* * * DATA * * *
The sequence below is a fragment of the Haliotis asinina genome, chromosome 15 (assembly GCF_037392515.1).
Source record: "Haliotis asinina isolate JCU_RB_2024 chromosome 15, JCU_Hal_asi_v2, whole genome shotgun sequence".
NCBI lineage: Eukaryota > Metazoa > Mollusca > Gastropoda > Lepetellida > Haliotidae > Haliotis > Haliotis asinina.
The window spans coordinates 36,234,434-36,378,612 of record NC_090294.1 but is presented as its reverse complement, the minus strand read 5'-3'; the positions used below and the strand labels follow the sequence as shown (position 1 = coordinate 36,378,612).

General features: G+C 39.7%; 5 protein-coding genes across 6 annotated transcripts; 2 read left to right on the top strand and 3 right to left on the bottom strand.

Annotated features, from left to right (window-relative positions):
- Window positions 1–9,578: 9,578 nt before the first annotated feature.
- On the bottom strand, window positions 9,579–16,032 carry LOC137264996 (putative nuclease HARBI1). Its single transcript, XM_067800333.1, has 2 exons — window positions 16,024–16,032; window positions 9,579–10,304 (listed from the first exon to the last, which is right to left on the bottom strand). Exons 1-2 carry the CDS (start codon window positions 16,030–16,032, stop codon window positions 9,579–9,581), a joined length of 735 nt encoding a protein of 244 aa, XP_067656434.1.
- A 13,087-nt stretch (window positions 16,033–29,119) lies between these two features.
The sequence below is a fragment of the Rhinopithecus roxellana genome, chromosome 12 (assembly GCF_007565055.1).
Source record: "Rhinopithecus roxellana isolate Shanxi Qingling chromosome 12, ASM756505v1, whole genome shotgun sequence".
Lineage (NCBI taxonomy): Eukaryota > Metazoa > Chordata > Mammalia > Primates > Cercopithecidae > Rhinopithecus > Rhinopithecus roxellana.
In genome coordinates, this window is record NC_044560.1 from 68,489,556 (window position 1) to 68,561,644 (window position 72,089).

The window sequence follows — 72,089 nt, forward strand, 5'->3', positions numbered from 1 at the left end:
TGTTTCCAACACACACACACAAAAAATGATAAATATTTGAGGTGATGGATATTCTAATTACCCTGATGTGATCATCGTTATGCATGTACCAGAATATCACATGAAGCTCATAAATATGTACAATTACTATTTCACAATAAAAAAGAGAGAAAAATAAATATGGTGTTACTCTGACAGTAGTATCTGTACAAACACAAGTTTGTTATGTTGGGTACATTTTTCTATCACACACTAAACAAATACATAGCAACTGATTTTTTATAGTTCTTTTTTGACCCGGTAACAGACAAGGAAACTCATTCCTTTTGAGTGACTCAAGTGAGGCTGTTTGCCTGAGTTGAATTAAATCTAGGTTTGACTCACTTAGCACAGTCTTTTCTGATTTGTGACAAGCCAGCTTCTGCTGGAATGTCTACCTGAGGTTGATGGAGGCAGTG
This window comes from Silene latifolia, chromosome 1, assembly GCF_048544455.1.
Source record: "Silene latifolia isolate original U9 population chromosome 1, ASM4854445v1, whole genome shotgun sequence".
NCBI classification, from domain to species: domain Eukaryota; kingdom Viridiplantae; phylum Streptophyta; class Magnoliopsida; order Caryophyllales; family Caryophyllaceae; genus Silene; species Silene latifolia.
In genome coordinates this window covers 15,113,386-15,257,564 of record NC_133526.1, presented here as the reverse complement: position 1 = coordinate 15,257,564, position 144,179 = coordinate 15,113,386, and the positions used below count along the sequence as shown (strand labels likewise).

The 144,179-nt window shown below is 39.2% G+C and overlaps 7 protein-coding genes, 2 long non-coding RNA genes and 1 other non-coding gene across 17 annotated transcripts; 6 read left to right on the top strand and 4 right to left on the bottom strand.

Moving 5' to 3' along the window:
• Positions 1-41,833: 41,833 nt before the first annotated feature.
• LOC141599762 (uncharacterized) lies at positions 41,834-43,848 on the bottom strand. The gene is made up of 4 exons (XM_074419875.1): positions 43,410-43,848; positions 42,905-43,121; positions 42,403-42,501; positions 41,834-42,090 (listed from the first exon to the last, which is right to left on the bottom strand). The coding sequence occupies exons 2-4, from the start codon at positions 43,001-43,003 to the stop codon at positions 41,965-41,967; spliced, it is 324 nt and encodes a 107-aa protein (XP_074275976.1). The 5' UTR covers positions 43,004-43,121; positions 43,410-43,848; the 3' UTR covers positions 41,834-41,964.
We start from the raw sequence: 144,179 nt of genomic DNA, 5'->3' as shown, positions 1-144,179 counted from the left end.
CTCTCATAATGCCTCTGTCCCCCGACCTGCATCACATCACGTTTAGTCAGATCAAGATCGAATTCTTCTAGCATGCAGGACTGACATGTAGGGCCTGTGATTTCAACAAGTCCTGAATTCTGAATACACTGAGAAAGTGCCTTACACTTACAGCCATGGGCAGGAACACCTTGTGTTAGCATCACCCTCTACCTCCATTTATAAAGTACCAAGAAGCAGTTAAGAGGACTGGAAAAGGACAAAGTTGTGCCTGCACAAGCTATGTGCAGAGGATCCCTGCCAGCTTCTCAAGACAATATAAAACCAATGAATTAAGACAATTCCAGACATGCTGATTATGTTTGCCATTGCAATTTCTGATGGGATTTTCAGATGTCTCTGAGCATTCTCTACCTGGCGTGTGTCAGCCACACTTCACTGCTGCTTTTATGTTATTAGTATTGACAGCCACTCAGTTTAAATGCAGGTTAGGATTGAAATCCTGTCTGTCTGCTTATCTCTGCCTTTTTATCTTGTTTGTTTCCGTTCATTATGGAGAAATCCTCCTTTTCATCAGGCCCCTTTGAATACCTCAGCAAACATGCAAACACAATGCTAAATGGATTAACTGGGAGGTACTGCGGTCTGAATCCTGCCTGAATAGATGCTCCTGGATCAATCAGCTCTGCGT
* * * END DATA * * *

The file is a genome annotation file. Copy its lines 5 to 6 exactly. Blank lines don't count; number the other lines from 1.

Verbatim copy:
General features: G+C 39.7%; 5 protein-coding genes across 6 annotated transcripts; 2 read left to right on the top strand and 3 right to left on the bottom strand.

Annotated features, from left to right (window-relative positions):